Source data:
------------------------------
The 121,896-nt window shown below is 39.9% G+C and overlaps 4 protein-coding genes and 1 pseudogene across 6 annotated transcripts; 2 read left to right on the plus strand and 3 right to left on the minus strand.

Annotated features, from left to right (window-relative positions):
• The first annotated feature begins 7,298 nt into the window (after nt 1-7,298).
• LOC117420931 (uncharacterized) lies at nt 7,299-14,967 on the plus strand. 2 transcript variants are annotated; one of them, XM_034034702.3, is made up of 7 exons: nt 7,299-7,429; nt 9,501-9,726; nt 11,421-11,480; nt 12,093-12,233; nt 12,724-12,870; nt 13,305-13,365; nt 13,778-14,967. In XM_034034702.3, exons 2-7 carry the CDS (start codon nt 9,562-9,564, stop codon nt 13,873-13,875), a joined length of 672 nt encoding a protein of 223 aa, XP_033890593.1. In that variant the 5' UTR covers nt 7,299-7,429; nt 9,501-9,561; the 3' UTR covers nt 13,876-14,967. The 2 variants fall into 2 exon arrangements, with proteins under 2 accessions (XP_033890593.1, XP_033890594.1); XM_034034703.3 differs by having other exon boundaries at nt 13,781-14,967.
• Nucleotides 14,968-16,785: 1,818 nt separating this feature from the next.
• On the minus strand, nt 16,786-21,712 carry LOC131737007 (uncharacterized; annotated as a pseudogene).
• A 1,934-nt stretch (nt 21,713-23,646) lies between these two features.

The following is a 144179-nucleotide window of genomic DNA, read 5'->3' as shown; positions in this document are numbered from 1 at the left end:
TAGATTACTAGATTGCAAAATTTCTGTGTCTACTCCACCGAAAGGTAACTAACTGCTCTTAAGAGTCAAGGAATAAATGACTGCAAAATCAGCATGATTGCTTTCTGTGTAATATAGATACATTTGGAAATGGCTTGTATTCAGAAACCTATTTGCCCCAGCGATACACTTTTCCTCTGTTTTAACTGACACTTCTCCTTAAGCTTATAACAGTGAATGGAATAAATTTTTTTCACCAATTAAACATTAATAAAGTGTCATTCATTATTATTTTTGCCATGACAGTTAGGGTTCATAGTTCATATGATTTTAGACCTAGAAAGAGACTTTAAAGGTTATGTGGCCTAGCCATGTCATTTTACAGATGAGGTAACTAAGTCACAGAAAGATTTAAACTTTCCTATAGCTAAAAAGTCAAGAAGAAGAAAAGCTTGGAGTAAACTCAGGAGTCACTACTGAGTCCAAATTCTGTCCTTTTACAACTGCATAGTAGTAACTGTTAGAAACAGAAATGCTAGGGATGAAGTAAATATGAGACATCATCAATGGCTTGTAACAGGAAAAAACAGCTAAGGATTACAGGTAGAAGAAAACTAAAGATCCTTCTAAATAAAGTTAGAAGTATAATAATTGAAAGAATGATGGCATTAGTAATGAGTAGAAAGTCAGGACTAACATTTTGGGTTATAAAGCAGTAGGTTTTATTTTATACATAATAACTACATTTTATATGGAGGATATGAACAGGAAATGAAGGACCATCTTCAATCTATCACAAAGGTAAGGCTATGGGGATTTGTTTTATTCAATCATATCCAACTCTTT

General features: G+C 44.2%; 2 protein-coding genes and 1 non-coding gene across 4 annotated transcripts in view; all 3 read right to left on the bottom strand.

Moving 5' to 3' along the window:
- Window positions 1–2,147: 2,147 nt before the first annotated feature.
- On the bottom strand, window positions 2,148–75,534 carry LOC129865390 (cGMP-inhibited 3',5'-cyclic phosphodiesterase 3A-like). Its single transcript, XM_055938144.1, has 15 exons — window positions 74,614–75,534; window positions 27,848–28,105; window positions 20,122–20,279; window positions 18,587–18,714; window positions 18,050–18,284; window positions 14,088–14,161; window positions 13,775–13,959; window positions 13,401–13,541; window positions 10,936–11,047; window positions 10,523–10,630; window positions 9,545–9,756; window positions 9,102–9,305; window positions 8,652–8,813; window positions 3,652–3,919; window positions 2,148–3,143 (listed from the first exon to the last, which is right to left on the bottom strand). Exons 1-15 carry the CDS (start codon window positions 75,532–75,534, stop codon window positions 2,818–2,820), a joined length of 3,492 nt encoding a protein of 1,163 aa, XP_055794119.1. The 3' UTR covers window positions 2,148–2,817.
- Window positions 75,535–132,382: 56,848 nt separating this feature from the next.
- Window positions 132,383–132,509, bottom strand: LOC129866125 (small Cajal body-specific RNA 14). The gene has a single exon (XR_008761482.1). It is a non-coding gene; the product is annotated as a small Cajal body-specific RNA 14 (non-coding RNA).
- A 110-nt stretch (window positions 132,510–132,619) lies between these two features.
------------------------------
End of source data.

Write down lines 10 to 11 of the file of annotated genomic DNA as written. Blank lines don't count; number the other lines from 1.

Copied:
General features: G+C 44.2%; 2 protein-coding genes and 1 non-coding gene across 4 annotated transcripts in view; all 3 read right to left on the bottom strand.

Moving 5' to 3' along the window: